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Microsoft announces massive layoffs, Amazon’s big cuts commence as tech bloodbath continues

The Microsoft logo is on the screen of an iPhone held in front of a computer screen showing a GitHub logo. | Photo illustration by Chesnot/Getty Images

Tech behemoth Microsoft announced Wednesday that it would lay off 10,000 employees as the industry sheds huge amounts of jobs after scaling up too quickly amid the pandemic.

The company said in a Securities and Exchange filing that the workforce reductions would happen by the end of the third fiscal quarter. Forty-six positions in Silicon Valley will be eliminated. Microsoft will also consolidate its office leases and create higher-density workspaces.

Some of the employees will be notified today that they are being let go. The filing said that the company will offer "above-market" severance, six months of health care and career transition services, among other benefits.

"First, as we saw customers accelerate their digital spend during the pandemic, we’re now seeing them optimize their digital spend to do more with less," Microsoft CEO Satya Nadella wrote in a letter to employees. "We’re also seeing organizations in every industry and geography exercise caution as some parts of the world are in a recession and other parts are anticipating one."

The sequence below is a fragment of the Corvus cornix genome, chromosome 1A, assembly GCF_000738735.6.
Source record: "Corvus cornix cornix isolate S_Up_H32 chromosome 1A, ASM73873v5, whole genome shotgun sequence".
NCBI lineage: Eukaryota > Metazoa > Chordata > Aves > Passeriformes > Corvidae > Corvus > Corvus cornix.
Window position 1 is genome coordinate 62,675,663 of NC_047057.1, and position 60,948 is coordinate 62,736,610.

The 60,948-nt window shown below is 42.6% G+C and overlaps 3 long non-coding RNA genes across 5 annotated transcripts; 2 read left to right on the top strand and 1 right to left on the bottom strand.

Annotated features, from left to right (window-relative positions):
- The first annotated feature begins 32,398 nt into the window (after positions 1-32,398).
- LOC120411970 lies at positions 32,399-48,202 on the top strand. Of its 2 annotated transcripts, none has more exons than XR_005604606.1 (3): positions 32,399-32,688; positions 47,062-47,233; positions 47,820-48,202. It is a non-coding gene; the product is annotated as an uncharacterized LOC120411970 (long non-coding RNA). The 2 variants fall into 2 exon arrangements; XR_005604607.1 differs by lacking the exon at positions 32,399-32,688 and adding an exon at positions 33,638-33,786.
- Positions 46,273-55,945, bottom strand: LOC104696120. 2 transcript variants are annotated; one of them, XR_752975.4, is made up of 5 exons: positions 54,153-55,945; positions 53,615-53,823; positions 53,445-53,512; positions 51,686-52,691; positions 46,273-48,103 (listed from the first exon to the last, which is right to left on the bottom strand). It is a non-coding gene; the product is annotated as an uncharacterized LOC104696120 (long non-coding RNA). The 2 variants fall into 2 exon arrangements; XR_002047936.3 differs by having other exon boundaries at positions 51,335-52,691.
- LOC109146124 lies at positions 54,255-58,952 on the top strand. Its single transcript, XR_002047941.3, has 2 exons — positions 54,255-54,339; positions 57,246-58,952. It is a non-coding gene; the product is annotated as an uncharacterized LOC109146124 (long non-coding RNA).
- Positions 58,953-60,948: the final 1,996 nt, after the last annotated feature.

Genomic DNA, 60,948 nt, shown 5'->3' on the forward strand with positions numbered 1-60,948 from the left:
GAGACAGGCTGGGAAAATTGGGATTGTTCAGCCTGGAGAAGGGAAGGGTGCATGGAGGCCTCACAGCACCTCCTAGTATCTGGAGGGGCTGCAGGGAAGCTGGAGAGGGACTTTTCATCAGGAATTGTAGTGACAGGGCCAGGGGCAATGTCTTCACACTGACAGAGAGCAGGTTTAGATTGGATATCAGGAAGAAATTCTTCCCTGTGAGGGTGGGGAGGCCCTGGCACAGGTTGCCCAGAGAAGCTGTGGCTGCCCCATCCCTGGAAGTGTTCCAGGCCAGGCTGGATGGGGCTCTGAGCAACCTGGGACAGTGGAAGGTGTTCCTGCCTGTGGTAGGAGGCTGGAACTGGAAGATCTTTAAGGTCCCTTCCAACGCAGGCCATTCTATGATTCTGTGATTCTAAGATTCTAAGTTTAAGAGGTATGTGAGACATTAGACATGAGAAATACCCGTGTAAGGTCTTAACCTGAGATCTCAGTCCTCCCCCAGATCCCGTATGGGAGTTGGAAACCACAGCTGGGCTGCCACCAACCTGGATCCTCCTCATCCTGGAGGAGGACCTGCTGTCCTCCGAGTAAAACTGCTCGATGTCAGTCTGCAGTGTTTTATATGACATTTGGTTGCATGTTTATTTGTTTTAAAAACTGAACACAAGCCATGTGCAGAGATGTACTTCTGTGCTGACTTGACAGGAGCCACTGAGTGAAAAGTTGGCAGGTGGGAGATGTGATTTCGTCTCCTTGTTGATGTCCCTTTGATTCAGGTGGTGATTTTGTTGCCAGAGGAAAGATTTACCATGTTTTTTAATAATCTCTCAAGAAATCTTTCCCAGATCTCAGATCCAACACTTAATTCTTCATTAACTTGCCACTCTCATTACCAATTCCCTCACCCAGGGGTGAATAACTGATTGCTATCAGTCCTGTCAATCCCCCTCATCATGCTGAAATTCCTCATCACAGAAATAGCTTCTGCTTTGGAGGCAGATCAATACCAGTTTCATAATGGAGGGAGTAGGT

Nadella also noted the shift in the industry as advances in AI continue, and said that the company would invest strategically in growth areas where it sees customer demand.

Meanwhile, a video clip of Nadella shows him speaking at the World Economic Forum in Davos, discussing the tensions between leaders urging more productivity and workers who feel burned out.

Huge cuts have also begun today at Amazon, which announced imminent layoffs in November and earlier this month said it would lay off 18,000 employees.

The cuts at Microsoft and Amazon come on the heels of major reductions at companies ranging from Meta to Stripe and Salesforce.

The move ranks Microsoft as the third-largest tech company in terms of headcount reductions in the past year. (Click here to read the full list of the worst tech layoffs.)

Correction: The list in this article was updated to include data from original news reports in addition to, which resulted in a revised ranking.